Belarus - Presidential Election - 2020
The presidential election in Belarus was held in 2020 as planned. Belarus President Aleksandr Lukashenko said 19 April 2019 as he delivered the State of the Nation Address to the Belarusian people and the National Assembly. Belarus announced that the next presidential election will be held on 09 August as the country’s authoritarian President Alyaksandr Lukashenka sought to play down the risks of the coronavirus pandemic. The election date was approved by the lower house of the parliament on May 8.
The president noted that politically active part of the society is concerned about the upcoming election campaigns: “I have no idea why this has suddenly become some sort of theme for disputes. We have the law, the Constitution. You know perfectly well that I will not shift things around seeking opportunities to cling on to power. Some so-called politicians suggest holding the presidential election this year citing the stable economic situation, more or less favorable conditions.”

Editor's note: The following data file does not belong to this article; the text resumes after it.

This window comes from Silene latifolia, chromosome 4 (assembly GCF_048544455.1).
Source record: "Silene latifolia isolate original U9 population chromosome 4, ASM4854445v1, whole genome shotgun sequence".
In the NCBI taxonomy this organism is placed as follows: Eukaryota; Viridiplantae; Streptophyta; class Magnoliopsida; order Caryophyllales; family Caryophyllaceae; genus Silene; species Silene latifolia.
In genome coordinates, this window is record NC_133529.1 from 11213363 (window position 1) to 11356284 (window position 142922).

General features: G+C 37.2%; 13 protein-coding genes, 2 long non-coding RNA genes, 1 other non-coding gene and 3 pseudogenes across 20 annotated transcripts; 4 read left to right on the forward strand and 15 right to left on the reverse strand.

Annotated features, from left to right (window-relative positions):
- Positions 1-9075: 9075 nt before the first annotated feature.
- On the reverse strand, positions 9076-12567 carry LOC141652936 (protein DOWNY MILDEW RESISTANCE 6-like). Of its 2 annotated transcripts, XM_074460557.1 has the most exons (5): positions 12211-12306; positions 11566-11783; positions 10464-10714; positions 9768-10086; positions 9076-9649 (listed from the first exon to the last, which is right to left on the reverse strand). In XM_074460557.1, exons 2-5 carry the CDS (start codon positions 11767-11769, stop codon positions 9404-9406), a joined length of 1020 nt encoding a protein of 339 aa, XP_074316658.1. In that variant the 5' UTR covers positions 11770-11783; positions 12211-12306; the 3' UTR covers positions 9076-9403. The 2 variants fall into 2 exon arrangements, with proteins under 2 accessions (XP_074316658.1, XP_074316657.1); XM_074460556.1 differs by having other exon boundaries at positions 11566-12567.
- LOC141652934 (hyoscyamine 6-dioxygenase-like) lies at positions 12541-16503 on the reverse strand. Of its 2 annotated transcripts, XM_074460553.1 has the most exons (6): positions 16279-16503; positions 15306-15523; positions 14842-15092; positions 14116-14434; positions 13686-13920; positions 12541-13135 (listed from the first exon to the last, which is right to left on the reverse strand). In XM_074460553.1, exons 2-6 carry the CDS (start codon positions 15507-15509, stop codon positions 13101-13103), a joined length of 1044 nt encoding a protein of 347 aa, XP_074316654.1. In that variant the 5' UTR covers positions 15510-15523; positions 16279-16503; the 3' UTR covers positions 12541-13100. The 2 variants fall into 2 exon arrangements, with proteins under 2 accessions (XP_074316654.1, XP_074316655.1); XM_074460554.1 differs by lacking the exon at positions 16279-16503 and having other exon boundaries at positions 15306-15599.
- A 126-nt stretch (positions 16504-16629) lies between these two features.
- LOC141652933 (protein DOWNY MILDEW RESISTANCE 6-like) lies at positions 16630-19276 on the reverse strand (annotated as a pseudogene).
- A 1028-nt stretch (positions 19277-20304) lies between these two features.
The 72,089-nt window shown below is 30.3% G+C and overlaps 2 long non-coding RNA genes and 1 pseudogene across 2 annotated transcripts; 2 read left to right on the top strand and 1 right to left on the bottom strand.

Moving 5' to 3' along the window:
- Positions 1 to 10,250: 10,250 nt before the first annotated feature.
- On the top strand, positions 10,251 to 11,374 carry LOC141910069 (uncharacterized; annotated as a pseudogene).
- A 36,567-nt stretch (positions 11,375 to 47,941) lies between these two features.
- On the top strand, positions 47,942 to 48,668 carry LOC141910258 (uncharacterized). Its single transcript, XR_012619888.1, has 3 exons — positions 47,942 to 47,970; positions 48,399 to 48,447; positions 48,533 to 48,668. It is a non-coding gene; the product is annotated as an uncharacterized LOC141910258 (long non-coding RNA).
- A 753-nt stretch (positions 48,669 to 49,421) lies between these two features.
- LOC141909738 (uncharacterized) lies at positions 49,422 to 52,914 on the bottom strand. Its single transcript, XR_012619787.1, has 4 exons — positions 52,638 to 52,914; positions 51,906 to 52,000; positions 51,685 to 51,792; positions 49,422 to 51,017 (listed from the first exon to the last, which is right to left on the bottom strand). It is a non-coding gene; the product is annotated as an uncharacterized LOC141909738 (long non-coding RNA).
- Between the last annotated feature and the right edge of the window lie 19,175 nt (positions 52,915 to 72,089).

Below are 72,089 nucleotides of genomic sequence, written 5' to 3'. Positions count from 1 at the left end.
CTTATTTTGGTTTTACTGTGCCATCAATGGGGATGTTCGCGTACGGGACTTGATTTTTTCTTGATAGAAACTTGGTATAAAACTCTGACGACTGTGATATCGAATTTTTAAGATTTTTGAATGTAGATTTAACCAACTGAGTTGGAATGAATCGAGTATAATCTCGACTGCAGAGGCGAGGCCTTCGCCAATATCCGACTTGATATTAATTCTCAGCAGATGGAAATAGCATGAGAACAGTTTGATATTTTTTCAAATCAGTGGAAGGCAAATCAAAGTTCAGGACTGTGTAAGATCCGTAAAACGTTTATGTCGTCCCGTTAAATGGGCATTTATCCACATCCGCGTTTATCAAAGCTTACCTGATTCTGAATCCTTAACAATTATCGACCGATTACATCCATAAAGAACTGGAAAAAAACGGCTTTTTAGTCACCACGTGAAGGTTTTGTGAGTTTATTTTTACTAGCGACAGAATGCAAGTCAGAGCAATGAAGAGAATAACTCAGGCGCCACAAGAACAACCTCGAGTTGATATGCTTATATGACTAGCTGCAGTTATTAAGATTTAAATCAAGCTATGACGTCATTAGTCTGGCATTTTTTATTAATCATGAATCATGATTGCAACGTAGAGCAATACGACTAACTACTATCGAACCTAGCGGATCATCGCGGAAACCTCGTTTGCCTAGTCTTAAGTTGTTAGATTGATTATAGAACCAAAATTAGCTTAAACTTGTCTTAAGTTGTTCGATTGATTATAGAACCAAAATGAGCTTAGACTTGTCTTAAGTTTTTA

“I would like to repeat again: we will not be looking for some favorable factors or some opportune moment. The presidential election should be held in 2020. So it will take place whatever happens in our country. We do not play with people or organize political games to promote one politician's interests. The presidential election will be held in strict accordance with the terms stipulated in the Constitution,” the head of state noted.
The explicit nature of the pre-election message was manifested in everything. It was clearly evident very strong public relations component. Lukashenko spoke quite emotionally, using all the tricks pramovnaga art. Every now and then she showed through charisma that so effectively worked in the 1990s. It was a thoroughly polemical, he constantly argued with some anonymous opponents. More than usual joking. Lukashenko directly appealed to the social groups that it considers its reliable electorate. That is, people with low incomes: kindergarten teachers, pensioners, the disabled, large families, residents of the regions, the rural population. Public relations component is most manifest in the form of populism, and, what is worth paying attention to, very cheap. Mostly it was a direct return to the old, uncomplicated populist rhetoric of the 1990s.